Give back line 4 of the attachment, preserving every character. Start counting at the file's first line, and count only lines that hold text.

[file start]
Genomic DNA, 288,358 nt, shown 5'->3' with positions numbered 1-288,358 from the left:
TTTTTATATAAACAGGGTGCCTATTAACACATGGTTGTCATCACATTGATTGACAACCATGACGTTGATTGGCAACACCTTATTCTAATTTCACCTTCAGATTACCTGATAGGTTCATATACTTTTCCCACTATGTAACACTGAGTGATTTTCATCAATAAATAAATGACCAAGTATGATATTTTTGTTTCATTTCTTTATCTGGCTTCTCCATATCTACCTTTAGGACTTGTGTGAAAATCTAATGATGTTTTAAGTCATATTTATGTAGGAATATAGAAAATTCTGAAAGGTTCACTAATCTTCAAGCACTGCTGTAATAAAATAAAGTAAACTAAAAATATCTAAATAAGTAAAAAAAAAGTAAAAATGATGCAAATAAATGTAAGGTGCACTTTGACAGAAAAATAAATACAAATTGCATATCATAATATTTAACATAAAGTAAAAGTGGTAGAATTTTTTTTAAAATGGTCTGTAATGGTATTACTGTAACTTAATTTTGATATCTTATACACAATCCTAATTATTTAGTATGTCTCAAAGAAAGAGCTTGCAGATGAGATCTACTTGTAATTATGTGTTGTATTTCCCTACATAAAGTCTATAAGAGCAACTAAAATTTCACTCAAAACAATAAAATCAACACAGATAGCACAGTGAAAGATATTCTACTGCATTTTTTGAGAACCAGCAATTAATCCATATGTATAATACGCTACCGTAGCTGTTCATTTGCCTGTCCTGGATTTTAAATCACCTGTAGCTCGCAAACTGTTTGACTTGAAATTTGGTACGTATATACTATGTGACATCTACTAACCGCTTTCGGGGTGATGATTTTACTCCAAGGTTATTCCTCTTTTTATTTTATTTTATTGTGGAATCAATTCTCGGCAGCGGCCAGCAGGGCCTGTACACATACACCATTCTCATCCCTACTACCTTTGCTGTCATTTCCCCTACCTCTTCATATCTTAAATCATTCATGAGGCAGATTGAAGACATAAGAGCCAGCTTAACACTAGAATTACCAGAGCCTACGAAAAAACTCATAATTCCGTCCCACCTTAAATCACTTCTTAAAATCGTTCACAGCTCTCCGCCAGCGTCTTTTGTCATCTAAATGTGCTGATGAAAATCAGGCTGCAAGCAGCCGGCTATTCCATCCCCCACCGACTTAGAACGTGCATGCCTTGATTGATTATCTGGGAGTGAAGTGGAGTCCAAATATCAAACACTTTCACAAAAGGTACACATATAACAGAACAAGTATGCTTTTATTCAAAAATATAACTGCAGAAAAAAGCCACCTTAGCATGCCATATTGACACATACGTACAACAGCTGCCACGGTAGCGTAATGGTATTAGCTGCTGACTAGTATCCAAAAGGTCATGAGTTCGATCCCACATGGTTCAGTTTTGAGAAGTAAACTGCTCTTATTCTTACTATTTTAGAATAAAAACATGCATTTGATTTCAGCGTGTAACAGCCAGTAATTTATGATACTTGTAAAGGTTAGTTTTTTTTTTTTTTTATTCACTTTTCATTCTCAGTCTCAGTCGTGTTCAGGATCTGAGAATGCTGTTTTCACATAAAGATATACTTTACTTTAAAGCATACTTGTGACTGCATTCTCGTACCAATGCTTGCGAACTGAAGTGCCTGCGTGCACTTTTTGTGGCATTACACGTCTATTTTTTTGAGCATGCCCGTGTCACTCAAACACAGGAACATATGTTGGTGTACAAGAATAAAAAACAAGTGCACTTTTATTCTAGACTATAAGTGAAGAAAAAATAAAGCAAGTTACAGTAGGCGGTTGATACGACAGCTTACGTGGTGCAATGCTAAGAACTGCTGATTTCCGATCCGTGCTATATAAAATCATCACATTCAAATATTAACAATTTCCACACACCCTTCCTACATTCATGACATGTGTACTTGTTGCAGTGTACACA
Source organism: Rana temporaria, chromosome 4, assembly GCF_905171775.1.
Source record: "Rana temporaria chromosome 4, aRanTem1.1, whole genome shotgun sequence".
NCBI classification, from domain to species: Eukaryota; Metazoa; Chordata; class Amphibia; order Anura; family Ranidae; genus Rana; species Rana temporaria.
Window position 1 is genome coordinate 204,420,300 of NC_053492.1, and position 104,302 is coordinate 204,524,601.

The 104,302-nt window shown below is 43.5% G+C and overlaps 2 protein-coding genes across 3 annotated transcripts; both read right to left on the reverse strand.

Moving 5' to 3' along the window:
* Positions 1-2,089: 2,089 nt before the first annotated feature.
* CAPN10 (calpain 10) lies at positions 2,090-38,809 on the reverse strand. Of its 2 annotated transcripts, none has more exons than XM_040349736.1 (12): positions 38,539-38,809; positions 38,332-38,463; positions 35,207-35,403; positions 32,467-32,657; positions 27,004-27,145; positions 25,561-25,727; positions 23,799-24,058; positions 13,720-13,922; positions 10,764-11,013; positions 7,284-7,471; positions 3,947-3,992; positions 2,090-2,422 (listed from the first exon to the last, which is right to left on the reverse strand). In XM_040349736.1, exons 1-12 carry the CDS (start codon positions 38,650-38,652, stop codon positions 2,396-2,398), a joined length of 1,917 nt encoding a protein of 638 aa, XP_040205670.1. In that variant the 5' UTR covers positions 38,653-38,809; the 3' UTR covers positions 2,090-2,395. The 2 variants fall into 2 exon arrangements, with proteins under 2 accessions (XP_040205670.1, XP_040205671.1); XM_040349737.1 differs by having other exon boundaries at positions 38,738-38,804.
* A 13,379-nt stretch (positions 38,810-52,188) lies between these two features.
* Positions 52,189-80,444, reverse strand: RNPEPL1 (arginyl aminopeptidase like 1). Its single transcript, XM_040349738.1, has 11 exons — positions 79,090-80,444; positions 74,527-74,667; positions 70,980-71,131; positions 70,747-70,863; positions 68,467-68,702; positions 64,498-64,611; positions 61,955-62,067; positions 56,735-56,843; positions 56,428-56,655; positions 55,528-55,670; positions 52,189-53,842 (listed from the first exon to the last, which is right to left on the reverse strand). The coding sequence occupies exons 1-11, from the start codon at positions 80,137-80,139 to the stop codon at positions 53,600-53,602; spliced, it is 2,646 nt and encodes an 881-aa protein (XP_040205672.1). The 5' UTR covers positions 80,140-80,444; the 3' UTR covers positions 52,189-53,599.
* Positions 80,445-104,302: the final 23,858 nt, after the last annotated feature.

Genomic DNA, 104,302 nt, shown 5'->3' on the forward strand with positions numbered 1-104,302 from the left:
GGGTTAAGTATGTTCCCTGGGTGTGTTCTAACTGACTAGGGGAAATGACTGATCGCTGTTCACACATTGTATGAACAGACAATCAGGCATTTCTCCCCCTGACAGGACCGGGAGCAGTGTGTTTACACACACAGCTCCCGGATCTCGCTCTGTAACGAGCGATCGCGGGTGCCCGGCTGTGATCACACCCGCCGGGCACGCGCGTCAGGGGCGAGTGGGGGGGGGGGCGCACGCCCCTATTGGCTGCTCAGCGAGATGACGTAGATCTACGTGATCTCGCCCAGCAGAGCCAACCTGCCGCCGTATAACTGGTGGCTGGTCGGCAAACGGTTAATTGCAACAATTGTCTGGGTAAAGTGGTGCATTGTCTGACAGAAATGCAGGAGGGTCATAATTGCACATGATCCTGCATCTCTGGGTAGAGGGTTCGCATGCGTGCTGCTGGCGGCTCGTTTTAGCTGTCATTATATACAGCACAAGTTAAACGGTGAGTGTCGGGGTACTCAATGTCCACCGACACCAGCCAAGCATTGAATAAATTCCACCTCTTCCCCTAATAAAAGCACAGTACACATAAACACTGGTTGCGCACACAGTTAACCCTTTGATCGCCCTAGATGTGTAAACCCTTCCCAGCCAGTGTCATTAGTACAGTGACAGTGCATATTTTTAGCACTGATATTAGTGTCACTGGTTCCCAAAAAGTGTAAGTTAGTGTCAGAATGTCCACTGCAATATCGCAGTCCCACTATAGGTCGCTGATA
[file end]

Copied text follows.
Source record: "Rana temporaria chromosome 4, aRanTem1.1, whole genome shotgun sequence".